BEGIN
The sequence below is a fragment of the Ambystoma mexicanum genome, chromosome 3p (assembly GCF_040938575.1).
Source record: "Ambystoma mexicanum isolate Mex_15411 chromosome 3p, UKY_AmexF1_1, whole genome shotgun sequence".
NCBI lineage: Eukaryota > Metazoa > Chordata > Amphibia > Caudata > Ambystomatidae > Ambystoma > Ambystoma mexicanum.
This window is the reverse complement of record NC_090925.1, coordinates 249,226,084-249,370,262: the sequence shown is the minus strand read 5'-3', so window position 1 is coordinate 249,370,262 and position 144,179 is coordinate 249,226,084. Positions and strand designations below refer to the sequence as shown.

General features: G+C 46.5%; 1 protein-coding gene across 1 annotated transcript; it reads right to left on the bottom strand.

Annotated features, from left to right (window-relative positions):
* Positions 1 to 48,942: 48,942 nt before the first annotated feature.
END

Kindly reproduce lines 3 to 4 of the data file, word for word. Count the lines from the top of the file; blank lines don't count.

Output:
NCBI lineage: Eukaryota > Metazoa > Chordata > Amphibia > Caudata > Ambystomatidae > Ambystoma > Ambystoma mexicanum.
This window is the reverse complement of record NC_090925.1, coordinates 249,226,084-249,370,262: the sequence shown is the minus strand read 5'-3', so window position 1 is coordinate 249,370,262 and position 144,179 is coordinate 249,226,084. Positions and strand designations below refer to the sequence as shown.